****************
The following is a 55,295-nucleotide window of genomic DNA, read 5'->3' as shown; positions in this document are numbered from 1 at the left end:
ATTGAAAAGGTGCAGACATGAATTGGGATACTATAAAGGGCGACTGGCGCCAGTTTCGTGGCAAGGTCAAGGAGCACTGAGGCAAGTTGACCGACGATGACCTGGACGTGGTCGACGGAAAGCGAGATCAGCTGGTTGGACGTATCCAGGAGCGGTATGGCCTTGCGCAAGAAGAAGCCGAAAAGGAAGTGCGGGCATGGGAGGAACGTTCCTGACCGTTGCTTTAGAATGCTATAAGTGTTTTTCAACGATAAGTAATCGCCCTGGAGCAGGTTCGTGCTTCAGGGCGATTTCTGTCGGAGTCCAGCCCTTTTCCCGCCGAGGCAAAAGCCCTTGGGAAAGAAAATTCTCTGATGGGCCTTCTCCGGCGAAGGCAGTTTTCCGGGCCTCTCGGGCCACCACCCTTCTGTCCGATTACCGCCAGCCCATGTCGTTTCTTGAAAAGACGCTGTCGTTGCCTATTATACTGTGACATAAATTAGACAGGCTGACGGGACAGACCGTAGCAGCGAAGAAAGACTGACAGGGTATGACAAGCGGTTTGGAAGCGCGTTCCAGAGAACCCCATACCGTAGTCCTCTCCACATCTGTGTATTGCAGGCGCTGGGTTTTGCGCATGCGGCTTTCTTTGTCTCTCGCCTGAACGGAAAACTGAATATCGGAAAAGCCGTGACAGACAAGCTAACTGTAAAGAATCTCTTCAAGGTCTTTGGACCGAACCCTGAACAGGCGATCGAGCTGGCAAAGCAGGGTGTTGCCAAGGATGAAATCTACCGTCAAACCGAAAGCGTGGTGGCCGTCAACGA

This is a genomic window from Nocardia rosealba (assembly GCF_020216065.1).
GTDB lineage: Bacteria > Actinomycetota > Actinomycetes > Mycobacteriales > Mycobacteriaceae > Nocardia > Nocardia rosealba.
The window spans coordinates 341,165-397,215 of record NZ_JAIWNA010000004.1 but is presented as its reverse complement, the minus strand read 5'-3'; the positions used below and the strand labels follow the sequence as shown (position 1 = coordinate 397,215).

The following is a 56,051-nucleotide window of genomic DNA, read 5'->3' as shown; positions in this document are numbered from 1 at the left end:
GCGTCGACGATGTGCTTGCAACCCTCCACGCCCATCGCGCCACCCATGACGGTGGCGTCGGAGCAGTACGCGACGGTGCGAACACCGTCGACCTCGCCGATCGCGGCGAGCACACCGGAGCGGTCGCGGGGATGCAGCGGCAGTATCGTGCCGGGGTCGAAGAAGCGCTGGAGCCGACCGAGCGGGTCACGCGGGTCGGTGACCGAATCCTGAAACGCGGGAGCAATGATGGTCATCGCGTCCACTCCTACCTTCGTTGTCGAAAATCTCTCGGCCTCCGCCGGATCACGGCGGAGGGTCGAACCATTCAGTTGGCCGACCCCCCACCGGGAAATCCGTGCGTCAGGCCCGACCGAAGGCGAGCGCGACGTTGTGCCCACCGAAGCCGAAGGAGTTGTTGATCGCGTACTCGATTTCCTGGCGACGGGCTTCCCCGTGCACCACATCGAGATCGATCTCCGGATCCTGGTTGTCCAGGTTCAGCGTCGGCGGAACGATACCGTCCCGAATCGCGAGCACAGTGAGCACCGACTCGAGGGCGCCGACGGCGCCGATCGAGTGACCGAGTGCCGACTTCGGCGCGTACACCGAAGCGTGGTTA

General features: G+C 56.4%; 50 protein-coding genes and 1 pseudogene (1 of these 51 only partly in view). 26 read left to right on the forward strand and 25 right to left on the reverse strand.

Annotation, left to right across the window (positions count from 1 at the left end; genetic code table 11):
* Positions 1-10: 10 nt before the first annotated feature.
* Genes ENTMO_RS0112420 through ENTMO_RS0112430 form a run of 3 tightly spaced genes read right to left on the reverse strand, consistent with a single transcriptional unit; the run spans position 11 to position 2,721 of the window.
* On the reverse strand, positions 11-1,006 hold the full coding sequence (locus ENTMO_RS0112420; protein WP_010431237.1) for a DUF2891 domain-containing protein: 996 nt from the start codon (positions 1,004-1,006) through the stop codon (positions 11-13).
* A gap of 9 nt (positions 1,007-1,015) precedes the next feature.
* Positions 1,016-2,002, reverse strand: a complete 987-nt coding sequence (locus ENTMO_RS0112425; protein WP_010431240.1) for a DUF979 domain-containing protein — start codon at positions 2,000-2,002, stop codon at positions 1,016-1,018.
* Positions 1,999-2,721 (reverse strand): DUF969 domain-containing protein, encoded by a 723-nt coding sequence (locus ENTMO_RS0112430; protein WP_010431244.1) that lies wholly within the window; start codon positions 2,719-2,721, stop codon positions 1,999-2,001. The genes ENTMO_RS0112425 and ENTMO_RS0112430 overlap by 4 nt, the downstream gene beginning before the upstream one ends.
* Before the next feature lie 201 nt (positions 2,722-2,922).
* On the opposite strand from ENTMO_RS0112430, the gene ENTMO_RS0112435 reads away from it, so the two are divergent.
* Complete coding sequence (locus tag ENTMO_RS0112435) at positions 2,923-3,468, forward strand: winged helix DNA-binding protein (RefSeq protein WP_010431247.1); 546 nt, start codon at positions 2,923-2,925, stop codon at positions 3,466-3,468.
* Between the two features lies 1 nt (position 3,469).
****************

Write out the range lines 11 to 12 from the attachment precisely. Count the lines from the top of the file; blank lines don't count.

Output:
* Genes ENTMO_RS0112420 through ENTMO_RS0112430 form a run of 3 tightly spaced genes read right to left on the reverse strand, consistent with a single transcriptional unit; the run spans position 11 to position 2,721 of the window.
* On the reverse strand, positions 11-1,006 hold the full coding sequence (locus ENTMO_RS0112420; protein WP_010431237.1) for a DUF2891 domain-containing protein: 996 nt from the start codon (positions 1,004-1,006) through the stop codon (positions 11-13).